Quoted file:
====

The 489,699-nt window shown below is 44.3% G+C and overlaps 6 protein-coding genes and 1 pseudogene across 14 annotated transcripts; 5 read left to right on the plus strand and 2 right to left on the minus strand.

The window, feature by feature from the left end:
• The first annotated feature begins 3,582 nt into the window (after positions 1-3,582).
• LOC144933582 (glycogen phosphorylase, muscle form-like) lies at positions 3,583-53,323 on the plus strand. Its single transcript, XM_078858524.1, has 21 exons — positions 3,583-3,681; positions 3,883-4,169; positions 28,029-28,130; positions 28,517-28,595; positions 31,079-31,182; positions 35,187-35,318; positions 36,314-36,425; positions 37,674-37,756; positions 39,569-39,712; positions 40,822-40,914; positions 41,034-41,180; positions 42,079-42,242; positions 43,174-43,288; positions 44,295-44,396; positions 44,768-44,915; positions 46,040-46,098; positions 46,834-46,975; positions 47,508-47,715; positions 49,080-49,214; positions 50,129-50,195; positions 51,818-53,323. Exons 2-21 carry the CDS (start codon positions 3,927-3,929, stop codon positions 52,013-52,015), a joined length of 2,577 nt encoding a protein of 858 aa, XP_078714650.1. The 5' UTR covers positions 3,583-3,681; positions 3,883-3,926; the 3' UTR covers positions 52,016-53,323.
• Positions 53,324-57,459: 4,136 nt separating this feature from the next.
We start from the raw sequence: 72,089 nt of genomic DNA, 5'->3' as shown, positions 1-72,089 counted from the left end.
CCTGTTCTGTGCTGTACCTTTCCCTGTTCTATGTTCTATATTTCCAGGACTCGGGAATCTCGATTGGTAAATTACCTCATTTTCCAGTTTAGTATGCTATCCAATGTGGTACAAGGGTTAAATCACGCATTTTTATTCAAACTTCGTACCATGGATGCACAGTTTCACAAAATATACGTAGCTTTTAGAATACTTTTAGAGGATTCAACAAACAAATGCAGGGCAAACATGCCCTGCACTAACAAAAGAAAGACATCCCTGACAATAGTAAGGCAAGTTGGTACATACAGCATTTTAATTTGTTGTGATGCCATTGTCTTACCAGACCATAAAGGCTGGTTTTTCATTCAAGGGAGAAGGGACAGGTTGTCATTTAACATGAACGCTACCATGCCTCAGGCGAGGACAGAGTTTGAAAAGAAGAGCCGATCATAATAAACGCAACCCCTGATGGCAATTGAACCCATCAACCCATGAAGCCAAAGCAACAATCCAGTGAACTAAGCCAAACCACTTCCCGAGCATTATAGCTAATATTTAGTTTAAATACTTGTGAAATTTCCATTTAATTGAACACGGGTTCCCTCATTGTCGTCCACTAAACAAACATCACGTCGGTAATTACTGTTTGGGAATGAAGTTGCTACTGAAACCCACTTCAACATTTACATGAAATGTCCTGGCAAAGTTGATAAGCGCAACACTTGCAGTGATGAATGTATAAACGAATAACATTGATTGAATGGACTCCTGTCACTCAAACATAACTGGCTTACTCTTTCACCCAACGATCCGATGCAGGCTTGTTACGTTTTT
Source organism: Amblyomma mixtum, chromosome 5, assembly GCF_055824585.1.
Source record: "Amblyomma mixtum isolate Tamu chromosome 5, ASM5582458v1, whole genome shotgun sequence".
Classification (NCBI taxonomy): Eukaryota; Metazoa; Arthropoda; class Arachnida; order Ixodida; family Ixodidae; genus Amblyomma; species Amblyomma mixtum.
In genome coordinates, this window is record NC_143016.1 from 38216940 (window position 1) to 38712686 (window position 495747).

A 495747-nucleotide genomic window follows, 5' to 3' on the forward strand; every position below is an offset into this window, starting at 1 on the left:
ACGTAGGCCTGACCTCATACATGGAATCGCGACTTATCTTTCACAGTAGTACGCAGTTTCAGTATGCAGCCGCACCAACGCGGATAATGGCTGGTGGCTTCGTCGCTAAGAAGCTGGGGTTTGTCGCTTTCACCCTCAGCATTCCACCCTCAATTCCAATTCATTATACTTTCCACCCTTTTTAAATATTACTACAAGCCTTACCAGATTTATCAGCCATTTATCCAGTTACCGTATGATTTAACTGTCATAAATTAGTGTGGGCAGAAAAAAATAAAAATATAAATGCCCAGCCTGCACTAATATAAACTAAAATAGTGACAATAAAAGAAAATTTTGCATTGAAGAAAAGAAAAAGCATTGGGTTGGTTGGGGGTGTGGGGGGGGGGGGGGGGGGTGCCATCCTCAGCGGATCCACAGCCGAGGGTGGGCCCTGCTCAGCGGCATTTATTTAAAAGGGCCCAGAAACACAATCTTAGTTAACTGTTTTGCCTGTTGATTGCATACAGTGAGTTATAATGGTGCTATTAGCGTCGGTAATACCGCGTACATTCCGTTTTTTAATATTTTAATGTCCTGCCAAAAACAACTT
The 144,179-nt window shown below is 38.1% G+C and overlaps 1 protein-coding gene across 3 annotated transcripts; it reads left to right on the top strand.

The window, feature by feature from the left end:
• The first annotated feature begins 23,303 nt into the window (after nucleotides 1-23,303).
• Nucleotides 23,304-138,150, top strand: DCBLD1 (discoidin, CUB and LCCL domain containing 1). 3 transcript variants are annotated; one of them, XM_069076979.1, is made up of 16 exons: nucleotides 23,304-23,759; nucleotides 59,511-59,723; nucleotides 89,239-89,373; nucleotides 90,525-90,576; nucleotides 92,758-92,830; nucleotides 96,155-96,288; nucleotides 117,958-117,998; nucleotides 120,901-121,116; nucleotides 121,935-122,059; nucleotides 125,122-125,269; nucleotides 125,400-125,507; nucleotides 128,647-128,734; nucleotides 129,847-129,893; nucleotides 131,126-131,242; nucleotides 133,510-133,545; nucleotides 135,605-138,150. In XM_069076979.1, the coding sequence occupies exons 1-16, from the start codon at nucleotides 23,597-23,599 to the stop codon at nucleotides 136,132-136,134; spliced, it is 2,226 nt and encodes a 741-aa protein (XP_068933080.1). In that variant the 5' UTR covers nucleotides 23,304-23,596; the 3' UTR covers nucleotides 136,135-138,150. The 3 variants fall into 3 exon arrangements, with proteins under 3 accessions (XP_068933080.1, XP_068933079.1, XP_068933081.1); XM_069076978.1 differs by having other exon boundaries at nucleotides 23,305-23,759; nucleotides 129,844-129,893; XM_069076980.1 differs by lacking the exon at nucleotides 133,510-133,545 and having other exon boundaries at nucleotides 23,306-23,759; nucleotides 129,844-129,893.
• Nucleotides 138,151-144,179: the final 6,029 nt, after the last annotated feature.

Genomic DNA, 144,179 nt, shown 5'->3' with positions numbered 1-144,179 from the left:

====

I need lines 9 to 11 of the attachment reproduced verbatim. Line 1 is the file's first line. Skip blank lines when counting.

Source record: "Amblyomma mixtum isolate Tamu chromosome 5, ASM5582458v1, whole genome shotgun sequence".
Classification (NCBI taxonomy): Eukaryota; Metazoa; Arthropoda; class Arachnida; order Ixodida; family Ixodidae; genus Amblyomma; species Amblyomma mixtum.
In genome coordinates, this window is record NC_143016.1 from 38216940 (window position 1) to 38712686 (window position 495747).